11 February 2017

The Barcelona Caffeine Chronicles: Nomad Coffee

The first few months of 2017 were always going to be a busy travel period for me, with two short European trips and a longer US work trip scheduled, and then two additional brief European work trips materialised, to Cologne at the end of January and then to Barcelona earlier this week for a hectic one-night stay. I hadn't been to Barcelona for a good 15 years and I was long overdue a return visit. Sadly, because I was only in the city for 28 hours and had almost no free time, I didn't get the chance to see much of the city or to enjoy much of its burgeoning speciality coffee scene.

My hotel, the Hilton Diagonal Mar, was very nice but a good 2.5 miles both from the city centre and the conference hotel. I thought I could kill two birds with one stone by getting up very early to do a run down to the Sagrada Familia and pick up some coffee on the way back. Although it was still dark, I did see Gaudi's wonderful cathedral, but as in Cologne, I had to admire it from the outside. Meanwhile the closest speciality coffee places I'd found didn't open until 9 am. Fail!

After the conference finished that afternoon, however, I did manage to go on a quick walk into the city centre in the glorious sunshine on the way to the airport, and stop by one of the speciality coffee shops I had identified, NOMAD Coffee. Like many of the best places, NOMAD is tucked away down a quiet alley ― in this case, in a pleasant warren of streets in the old town, a few blocks east of Plaça Catalunya.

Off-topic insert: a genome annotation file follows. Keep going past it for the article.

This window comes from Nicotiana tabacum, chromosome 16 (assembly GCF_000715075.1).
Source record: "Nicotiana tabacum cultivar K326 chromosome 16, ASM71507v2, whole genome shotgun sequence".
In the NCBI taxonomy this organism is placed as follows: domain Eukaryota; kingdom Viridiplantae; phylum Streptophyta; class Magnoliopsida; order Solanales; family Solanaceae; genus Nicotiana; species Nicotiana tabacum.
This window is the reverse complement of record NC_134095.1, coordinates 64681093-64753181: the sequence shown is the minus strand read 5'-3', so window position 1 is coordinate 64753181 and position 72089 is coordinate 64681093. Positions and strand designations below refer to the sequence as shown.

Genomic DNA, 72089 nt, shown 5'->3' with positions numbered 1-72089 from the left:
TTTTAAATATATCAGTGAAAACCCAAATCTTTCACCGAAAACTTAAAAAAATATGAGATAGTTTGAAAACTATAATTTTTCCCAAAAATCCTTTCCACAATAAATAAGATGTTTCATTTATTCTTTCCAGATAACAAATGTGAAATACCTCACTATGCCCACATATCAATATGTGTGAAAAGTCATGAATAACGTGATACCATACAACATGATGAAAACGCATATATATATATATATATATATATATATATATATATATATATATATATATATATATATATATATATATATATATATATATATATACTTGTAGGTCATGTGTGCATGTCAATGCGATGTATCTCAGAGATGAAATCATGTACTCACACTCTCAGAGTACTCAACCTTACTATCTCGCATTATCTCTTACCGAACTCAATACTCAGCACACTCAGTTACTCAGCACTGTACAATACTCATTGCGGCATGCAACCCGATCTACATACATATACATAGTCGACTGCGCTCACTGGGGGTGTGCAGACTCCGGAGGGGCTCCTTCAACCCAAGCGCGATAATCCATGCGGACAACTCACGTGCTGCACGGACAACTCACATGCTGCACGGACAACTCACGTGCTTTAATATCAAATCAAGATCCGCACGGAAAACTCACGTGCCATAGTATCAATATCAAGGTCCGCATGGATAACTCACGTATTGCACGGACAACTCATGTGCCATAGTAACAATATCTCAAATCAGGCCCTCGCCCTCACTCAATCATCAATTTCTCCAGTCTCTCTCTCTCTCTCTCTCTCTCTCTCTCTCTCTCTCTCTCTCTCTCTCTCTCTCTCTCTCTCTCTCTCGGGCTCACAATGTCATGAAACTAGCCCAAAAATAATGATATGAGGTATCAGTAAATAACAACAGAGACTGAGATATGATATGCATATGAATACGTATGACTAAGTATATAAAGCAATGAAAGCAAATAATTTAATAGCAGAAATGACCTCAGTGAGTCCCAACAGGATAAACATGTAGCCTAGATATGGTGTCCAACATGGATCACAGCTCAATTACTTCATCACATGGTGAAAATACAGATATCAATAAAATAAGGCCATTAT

Inside, the cafe is small and with minimalist decor: a monochrome colour scheme with wooden accents and shelves filled with bags of retail beans and assorted coffee kit, old and new. There are several benches along the side of the cafe and a handful of stools at the counter, where each place is marked by a square of sage green marble, which looked very nice with a cup of coffee on top. NOMAD roast their own coffee at another site near to the cafe.

I started with a pourover and the barista recommended one of the two Rwandan coffees on offer, and I opted for the more citrusy Muyongwe (€5), brewed through the Kalita Wave (they also offer Aeropress-brewed coffee and cold brew), which I really enjoyed. If I were travelling less over the next month, I would have bought a bag of the beans to take home.

As the filter coffee had been so good and as I was trying to atone for 24 hours of mediocre coffee, I also ordered a piccolo (€2.50), which was made with their current favourite espresso, a Guatemalan coffee called La Bomba. The coffee tasted great and the latte art was beautiful, enduring all the way to the bottom.

One of the other baristas was having some latte art training while we were there and as my colleague and I were sitting at the bar, I shared stories from my own home latte art learning curve; they were impressed with the picture of my 'budding tulip' flat white, though. All of the staff were really friendly and it was a lovely place to sit and relax with a good cup of coffee (or two).

In case you were wondering about the name, as I did, Nømad was founded by Jordi Mestre, who earned his chops working at Nude Espresso in London before launching his own coffee cart, which moved nomadically among the city's markets. And this is how happy I was to make it out into the sunshine and to a great coffee shop (albeit briefly):

NOMAD Coffee. Passatge Sert 12, 08003 Barcelona. Website. Twitter. Instagram. This location (the coffee lab and shop) is only open on weekdays, as is the roastery at Carrer de Pujades 95, but they also have a cafe at Carrer Joaquín Costa 26, which is also open at weekends.

If you have more time in the city than I did, Perfect Daily Grind has a good list of speciality coffee shops (the intriguingly named Satan's Coffee Corner would have been my next stop) and Right Side Roast also list some of the cafes throughout Spain where you can find their coffee.

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